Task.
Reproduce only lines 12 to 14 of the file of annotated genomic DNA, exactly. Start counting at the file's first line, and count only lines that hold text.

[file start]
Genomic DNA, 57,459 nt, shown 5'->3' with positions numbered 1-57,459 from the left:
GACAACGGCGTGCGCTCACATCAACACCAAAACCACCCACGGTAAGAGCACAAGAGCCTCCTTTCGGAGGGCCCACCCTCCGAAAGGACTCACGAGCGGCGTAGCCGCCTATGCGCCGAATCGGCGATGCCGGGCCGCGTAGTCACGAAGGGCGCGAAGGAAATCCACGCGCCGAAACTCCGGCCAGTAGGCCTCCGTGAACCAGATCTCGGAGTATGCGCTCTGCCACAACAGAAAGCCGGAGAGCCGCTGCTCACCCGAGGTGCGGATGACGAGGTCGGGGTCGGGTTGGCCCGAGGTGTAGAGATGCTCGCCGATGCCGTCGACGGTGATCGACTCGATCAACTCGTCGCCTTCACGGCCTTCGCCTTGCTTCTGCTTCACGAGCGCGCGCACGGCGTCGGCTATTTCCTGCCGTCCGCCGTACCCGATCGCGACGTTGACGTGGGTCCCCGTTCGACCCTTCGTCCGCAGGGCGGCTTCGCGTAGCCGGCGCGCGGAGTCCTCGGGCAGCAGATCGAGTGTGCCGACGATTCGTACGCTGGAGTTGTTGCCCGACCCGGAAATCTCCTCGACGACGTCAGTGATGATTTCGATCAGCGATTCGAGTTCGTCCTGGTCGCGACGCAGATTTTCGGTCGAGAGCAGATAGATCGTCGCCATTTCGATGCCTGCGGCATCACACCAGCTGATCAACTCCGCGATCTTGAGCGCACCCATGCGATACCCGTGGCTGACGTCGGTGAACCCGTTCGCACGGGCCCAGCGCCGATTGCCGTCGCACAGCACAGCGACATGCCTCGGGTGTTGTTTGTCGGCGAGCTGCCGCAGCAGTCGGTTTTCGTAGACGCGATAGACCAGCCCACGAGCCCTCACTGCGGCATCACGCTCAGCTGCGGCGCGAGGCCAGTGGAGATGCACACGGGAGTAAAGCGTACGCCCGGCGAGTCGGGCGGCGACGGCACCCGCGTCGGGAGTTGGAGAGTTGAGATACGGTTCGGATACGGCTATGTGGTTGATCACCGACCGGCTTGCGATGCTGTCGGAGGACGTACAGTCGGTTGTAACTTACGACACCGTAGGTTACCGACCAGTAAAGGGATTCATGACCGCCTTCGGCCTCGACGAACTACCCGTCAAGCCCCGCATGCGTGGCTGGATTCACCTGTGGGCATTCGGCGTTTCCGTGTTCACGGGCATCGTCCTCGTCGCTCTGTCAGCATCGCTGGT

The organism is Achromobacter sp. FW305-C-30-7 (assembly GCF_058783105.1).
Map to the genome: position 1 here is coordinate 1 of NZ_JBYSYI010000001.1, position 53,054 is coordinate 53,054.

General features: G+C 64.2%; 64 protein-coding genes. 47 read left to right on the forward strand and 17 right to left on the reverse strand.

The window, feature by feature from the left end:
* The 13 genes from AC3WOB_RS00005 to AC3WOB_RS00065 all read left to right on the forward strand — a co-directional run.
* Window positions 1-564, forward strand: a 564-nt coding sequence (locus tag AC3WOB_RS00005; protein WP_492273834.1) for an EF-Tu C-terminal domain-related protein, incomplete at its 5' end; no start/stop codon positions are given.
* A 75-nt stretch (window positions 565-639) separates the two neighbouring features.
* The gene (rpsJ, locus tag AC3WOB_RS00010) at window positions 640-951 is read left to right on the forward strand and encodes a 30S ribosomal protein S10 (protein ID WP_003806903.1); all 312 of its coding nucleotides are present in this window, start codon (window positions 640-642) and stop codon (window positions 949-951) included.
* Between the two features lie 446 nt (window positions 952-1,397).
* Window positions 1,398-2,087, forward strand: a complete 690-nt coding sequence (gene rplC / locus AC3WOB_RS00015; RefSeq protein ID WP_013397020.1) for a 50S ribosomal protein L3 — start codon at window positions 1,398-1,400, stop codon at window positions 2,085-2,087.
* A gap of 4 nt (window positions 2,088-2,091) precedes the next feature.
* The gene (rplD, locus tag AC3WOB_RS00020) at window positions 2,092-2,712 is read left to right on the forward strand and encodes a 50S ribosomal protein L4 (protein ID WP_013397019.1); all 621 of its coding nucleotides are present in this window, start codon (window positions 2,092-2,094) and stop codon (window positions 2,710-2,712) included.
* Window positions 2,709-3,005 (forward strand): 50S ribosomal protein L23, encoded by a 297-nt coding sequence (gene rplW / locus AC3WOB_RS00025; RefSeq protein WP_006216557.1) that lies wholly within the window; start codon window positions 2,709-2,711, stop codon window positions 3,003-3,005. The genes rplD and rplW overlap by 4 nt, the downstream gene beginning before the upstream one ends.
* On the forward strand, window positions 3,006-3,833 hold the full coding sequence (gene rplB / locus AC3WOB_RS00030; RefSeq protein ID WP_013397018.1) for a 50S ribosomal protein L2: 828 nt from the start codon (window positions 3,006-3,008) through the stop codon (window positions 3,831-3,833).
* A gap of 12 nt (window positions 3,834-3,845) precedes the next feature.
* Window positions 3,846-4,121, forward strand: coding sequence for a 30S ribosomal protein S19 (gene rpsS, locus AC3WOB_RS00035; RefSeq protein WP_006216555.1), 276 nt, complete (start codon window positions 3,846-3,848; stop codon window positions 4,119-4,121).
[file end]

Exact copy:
* Window positions 1,398-2,087, forward strand: a complete 690-nt coding sequence (gene rplC / locus AC3WOB_RS00015; RefSeq protein ID WP_013397020.1) for a 50S ribosomal protein L3 — start codon at window positions 1,398-1,400, stop codon at window positions 2,085-2,087.
* A gap of 4 nt (window positions 2,088-2,091) precedes the next feature.
* The gene (rplD, locus tag AC3WOB_RS00020) at window positions 2,092-2,712 is read left to right on the forward strand and encodes a 50S ribosomal protein L4 (protein ID WP_013397019.1); all 621 of its coding nucleotides are present in this window, start codon (window positions 2,092-2,094) and stop codon (window positions 2,710-2,712) included.